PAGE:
Just about the best thing I've heard about Mike Huckabee's largely empty grasp of foreign affairs is that he's been conferring with John Bolton, the country's decidedly former ambassador to the United Nations.
The candid Mr. Bolton had to go because he was entirely too candid. For example, he spoke frankly about the world's most dangerous dictators, prominent among them North Korea's thoroughly untrustworthy Kim Jong-Il.This one-man threat to the world's nuclear peace has been regularly given One Last Chance to stop developing his nuclear weapons program since, oh, about 1993, and naturally he keeps right on developing them. Estimates of the number of nukes the North Koreans now have may vary, but it's clear they've fired at least one in an inept but still alarming test blast.
North Korea's petty but dangerous tyrant has gladly accepted all the aid he was promised in return for forgoing atomic weapons. But somehow he's never gotten around to forgoing them. Just as John Bolton foresaw.
As the old year ended, the familiar pattern was being repeated. In the most predictable story of 2007, North Korea once again reneged on its pledge not to go nuclear. This time even the State Department had to halfway admit it has been snookered again, along with the other five countries that have been negotiating Pyongyang's long-promised, never-delivered nuclear disarmament.
To quote the State Department's entirely too diplomatic statement on this familiar occasion: "It is unfortunate that North Korea has not yet met its commitments by providing a complete and correct declaration of its nuclear programs and slowing down the process of (nuclear) disablement."
Unfortunate? It's downright dangerous, though perhaps not as dangerous as the permanent bureaucracy at the Department of State, which keeps finding excuses to accept North Korea's worthless promises - and keeps issuing tactful statements like this one when the latest deadline is ignored.
But why should Comrade Kim keep his promises? All those threats to cut off aid to Pyongyang have proved, time and again, to be largely meaningless.
Is this the best those verbal stylists at the State Department can come up with on this unhappy occasion - calling renewed evidence of a clear and increasingly present threat to world peace "unfortunate"?
What'll they say at Foggy Bottom when Seoul or Tokyo is vaporized - that it was most unfortunate and we really need to talk about this? When it comes to North Korea, there doesn't seem anybody left in this administration who'll tell it with the bark off. Somebody like John Bolton.
Not long ago, when the State Department was making its accustomed excuses for Pyongyang, Mr. Bolton summed up the problem this accurate way:
"North Korea's aggressive mendacity puts it near the top of the list, perhaps tied with Iran for the lead, of countries that need the most transparent, most intrusive, most pervasive verification systems. For America to agree to anything less would be to make our national security, and that of close friends and allies like Japan, dependent on North Korea's word - never a safe bet. And yet, it is precisely this extensive verification system that the North cannot accept, because the transparency we must require would threaten the very rock of domestic oppression on which the North Korean regime rests. North Korea's negotiators understand this contradiction. So do ours. The only way around this problem is to conclude it doesn't exist, or is so minimal it can be Œfixed' in negotiations."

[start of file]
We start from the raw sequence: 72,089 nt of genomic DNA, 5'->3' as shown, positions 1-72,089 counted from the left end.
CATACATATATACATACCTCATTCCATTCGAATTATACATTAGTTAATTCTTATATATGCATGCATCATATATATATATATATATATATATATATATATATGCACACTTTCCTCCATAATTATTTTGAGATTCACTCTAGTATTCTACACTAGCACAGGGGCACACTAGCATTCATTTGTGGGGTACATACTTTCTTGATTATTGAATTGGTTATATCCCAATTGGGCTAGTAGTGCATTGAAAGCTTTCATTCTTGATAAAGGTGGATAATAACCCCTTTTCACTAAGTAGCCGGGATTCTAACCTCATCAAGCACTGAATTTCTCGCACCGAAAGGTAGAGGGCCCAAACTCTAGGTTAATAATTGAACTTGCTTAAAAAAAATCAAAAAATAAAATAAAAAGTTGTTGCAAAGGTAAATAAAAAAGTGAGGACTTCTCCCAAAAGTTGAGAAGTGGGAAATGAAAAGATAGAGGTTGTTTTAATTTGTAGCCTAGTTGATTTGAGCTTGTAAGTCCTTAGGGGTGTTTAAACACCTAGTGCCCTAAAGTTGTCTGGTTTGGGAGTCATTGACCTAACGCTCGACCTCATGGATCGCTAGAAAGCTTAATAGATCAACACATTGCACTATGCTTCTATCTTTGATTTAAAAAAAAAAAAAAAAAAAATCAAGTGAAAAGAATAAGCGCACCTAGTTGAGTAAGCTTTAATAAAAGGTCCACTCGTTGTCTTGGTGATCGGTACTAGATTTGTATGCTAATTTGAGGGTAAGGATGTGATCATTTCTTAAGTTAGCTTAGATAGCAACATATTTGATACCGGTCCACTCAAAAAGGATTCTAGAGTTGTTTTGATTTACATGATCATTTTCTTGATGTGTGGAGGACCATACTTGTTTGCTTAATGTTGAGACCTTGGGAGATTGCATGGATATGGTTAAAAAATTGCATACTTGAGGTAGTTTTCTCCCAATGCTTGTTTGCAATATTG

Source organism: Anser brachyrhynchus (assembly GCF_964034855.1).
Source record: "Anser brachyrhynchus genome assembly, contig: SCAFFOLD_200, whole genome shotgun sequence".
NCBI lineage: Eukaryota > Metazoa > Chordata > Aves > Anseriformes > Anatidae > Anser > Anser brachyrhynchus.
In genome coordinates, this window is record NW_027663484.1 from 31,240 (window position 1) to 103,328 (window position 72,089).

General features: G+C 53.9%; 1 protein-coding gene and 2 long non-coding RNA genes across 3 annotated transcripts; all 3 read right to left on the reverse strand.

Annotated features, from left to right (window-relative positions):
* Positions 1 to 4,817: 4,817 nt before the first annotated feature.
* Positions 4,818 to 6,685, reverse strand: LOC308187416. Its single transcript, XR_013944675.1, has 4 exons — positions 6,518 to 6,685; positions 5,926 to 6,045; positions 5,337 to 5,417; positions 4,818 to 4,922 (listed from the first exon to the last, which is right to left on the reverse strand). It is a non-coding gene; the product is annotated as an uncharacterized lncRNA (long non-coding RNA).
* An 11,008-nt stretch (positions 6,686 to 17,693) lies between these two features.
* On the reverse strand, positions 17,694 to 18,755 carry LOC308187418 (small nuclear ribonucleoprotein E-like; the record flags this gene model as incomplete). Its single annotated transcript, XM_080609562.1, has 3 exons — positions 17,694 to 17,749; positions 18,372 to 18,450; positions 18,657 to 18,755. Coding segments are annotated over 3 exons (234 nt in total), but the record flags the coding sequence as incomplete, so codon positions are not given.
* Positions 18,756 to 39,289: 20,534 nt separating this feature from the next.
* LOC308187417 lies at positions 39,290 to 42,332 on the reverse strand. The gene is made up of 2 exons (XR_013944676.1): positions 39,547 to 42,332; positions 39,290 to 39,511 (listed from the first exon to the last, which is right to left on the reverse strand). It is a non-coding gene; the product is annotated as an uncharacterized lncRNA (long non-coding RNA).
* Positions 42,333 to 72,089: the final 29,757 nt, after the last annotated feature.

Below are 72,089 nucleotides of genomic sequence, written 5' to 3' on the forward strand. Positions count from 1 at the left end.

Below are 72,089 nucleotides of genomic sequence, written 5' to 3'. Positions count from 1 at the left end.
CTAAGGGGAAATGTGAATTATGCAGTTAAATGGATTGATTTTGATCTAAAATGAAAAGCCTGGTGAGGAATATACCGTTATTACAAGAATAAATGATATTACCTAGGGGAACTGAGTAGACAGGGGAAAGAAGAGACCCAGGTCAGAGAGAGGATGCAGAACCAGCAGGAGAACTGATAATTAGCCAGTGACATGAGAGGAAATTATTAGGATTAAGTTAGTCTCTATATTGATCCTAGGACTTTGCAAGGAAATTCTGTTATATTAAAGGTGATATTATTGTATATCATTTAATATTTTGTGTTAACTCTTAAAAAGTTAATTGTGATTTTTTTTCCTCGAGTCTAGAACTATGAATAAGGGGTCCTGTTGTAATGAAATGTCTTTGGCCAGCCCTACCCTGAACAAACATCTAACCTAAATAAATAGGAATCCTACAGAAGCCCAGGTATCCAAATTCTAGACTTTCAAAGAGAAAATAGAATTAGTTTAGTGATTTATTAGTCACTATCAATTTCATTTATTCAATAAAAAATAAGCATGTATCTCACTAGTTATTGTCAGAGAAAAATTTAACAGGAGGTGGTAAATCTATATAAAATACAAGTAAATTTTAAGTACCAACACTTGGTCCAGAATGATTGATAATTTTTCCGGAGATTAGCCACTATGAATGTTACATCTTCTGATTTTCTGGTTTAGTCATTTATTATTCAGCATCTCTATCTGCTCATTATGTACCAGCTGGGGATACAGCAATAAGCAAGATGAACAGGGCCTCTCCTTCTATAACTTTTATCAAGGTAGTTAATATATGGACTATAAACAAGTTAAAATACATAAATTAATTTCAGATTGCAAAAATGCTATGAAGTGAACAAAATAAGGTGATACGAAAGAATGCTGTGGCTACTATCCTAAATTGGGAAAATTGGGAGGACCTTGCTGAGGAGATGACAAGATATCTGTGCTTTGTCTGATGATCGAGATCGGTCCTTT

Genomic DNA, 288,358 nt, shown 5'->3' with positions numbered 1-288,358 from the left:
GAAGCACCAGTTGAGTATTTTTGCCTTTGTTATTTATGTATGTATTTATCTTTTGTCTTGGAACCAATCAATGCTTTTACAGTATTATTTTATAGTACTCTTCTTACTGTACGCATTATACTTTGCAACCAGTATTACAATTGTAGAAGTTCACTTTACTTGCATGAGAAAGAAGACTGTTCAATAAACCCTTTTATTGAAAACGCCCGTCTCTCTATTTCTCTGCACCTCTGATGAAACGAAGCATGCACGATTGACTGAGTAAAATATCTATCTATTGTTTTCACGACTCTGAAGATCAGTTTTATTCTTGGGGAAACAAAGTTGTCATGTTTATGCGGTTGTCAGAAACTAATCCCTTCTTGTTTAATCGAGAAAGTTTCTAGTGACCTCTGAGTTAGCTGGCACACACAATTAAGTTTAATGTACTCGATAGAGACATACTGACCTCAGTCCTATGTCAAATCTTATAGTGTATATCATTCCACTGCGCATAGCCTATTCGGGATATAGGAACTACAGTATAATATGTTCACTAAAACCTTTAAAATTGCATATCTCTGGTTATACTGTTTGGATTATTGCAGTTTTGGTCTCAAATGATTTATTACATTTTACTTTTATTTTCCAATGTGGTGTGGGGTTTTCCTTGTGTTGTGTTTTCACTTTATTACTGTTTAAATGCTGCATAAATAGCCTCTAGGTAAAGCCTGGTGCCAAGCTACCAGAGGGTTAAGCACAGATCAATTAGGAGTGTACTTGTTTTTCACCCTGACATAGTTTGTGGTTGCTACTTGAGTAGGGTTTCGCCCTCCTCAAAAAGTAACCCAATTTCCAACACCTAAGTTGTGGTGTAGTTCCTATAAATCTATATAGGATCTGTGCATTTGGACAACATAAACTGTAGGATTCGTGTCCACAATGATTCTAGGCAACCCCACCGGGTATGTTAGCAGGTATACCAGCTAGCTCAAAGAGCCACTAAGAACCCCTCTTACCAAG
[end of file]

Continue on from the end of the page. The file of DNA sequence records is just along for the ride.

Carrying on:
Sure enough, American diplomats responded to this latest broken promise by saying negotiations to disable North Korea's nuclear facilities were still on track. On track to where - a North Korean nuclear arsenal subsidized by American aid shipments? For the more North Korea changes, the more it stays the same, more's the pity.
It shouldn't be long - a few months? - before the State Department proclaims once again that progress is being made in these six-party negotiations. But the only thing really progressing is North Korea's nuclear weapons program.
Only a John Bolton might be spoilsport enough to point out that we're being suckered again. Meanwhile, the usual respectable sources - like NPR, the New York Times and the rest of the gulls in the media mainstream - will again proclaim Peace in Our Time.
North Korea is also demanding that it be removed from the State Department's list of terrorist-supporting countries, a spot it continues to earn by its connections with outfits like Hezbollah in the Middle East. How long before this demand, too, is granted?
This is the nature of the world we live in: Those diplomats sufficiently far-sighted to warn of its dangers are likely to be dismissed for their trouble. No service to this country's security, or the world's, must go unpunished.
Only later, as the danger ripens, or some small but vicious nuclear power loosens its Bomb on one of its neighbors, will we wish we'd listened. Until then, John Bolton, like any other prophet, will go without honor in his own country.